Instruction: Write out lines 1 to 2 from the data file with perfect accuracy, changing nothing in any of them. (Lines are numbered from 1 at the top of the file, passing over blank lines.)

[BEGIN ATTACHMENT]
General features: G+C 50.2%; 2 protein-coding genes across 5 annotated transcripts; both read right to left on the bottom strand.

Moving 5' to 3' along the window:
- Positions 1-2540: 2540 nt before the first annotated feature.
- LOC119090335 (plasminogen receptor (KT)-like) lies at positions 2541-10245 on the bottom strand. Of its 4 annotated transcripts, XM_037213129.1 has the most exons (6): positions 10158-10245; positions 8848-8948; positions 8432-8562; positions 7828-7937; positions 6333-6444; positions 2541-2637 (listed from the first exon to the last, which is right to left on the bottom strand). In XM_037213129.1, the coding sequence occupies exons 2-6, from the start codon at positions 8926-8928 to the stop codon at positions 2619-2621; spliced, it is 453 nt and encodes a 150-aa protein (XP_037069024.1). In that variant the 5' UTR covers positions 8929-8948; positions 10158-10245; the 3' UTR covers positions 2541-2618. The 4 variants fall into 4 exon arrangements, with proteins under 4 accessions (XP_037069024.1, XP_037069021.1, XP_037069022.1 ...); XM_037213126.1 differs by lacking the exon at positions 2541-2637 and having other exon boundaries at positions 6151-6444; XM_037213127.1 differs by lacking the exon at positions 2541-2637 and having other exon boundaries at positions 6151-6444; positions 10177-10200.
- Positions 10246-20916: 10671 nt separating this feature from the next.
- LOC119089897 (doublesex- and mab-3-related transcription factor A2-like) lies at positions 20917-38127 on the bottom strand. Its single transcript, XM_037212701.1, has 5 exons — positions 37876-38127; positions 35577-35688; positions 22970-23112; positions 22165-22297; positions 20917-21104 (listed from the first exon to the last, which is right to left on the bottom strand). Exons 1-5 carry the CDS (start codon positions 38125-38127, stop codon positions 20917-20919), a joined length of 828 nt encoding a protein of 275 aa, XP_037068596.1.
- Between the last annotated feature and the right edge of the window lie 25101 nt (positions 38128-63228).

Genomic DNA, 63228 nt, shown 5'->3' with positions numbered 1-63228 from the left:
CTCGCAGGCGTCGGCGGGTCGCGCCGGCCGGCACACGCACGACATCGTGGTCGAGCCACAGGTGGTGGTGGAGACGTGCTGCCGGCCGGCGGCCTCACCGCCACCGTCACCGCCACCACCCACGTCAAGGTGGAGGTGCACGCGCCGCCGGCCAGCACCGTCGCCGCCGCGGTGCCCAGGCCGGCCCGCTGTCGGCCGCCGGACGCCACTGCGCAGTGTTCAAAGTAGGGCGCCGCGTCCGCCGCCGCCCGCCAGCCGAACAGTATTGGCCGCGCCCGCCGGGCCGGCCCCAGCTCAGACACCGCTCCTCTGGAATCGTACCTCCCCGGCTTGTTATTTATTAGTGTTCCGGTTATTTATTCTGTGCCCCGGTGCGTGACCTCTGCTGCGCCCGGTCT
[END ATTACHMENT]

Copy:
General features: G+C 50.2%; 2 protein-coding genes across 5 annotated transcripts; both read right to left on the bottom strand.

Moving 5' to 3' along the window: